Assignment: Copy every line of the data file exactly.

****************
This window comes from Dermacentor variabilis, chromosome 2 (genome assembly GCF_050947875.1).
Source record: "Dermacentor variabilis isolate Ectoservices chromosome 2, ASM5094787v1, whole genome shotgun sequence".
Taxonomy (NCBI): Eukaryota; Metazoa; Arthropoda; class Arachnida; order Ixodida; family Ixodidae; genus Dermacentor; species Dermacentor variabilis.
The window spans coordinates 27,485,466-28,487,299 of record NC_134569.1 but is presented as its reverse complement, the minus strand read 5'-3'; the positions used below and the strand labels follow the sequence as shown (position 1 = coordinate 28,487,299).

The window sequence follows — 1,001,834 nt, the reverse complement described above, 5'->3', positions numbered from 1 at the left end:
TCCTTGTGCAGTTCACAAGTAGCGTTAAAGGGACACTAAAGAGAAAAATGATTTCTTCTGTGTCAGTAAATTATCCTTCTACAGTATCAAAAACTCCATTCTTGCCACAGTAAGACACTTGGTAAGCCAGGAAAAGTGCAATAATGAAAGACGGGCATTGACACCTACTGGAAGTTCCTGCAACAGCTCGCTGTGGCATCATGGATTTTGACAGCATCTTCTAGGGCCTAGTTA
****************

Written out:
This window comes from Dermacentor variabilis, chromosome 2 (genome assembly GCF_050947875.1).
Source record: "Dermacentor variabilis isolate Ectoservices chromosome 2, ASM5094787v1, whole genome shotgun sequence".
Taxonomy (NCBI): Eukaryota; Metazoa; Arthropoda; class Arachnida; order Ixodida; family Ixodidae; genus Dermacentor; species Dermacentor variabilis.
The window spans coordinates 27,485,466-28,487,299 of record NC_134569.1 but is presented as its reverse complement, the minus strand read 5'-3'; the positions used below and the strand labels follow the sequence as shown (position 1 = coordinate 28,487,299).

The window sequence follows — 1,001,834 nt, the reverse complement described above, 5'->3', positions numbered from 1 at the left end:
TCCTTGTGCAGTTCACAAGTAGCGTTAAAGGGACACTAAAGAGAAAAATGATTTCTTCTGTGTCAGTAAATTATCCTTCTACAGTATCAAAAACTCCATTCTTGCCACAGTAAGACACTTGGTAAGCCAGGAAAAGTGCAATAATGAAAGACGGGCATTGACACCTACTGGAAGTTCCTGCAACAGCTCGCTGTGGCATCATGGATTTTGACAGCATCTTCTAGGGCCTAGTTA